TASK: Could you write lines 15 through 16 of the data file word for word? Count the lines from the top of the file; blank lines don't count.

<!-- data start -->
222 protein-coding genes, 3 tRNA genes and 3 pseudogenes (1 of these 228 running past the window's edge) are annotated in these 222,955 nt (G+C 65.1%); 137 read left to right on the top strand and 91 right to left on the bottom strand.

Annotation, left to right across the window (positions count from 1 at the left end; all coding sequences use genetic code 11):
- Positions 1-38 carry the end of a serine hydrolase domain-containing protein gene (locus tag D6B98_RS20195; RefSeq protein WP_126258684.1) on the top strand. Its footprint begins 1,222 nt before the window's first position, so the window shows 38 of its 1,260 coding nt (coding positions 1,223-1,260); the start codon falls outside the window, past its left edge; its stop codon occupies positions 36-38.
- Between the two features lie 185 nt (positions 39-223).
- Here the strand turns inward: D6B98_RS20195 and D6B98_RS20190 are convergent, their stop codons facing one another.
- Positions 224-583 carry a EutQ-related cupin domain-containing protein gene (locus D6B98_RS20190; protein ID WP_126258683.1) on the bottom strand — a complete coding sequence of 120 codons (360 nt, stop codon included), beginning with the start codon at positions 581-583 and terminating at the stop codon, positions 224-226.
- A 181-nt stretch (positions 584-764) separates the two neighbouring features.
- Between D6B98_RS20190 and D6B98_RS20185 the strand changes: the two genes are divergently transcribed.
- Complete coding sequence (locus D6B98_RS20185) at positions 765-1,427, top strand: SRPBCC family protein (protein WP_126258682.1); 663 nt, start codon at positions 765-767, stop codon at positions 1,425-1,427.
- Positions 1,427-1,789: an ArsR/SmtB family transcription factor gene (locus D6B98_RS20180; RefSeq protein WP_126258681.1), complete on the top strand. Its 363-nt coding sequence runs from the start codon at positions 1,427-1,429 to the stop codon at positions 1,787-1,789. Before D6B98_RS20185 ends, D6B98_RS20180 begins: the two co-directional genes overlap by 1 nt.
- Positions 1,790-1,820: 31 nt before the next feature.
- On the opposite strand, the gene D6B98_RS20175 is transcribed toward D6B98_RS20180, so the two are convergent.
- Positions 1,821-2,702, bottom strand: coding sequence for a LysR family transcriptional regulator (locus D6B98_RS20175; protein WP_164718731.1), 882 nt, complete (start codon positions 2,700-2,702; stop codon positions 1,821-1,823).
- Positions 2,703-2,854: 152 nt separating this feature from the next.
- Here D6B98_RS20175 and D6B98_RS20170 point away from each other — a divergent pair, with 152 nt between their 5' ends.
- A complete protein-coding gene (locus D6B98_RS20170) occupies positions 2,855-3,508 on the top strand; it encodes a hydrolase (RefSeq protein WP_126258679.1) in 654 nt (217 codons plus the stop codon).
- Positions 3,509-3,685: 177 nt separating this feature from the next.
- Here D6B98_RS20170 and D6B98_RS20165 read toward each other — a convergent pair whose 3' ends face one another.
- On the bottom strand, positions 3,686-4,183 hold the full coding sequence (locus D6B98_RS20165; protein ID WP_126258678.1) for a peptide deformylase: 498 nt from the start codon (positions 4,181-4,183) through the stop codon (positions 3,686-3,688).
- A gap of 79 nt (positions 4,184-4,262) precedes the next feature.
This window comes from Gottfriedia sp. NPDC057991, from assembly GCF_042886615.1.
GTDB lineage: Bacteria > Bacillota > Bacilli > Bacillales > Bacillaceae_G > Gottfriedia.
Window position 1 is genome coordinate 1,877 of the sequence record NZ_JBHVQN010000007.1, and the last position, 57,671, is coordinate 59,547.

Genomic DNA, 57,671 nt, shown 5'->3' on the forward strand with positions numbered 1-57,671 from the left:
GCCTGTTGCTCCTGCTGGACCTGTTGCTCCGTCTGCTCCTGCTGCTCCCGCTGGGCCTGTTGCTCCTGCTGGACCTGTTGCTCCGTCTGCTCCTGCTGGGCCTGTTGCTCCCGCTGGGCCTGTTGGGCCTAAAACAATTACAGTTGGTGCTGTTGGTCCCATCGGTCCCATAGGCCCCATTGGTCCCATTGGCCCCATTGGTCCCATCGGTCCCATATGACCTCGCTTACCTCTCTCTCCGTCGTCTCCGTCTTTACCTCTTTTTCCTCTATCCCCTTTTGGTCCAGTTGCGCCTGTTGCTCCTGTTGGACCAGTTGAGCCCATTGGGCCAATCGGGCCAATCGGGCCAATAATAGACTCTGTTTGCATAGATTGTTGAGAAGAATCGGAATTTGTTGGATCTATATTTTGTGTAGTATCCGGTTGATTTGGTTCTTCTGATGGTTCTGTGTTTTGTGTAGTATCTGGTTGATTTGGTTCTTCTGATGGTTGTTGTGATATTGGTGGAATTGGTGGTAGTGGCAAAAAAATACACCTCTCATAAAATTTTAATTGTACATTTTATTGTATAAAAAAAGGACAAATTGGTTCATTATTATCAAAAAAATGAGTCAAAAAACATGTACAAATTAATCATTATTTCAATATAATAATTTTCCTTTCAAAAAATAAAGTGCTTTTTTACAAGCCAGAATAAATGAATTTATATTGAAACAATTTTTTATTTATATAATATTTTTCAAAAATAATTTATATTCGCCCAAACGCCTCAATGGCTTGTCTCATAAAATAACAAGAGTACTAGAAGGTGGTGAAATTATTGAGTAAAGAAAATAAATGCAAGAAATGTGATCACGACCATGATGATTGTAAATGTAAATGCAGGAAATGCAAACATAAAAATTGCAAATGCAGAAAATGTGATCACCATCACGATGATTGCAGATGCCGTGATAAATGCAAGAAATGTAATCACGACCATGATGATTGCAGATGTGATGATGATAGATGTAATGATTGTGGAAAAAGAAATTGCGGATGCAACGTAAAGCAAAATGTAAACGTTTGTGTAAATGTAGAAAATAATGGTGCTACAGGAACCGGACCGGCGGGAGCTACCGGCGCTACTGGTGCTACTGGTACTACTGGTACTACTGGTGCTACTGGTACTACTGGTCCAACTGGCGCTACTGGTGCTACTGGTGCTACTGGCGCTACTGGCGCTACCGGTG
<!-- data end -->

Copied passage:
- Here D6B98_RS20175 and D6B98_RS20170 point away from each other — a divergent pair, with 152 nt between their 5' ends.
- A complete protein-coding gene (locus D6B98_RS20170) occupies positions 2,855-3,508 on the top strand; it encodes a hydrolase (RefSeq protein WP_126258679.1) in 654 nt (217 codons plus the stop codon).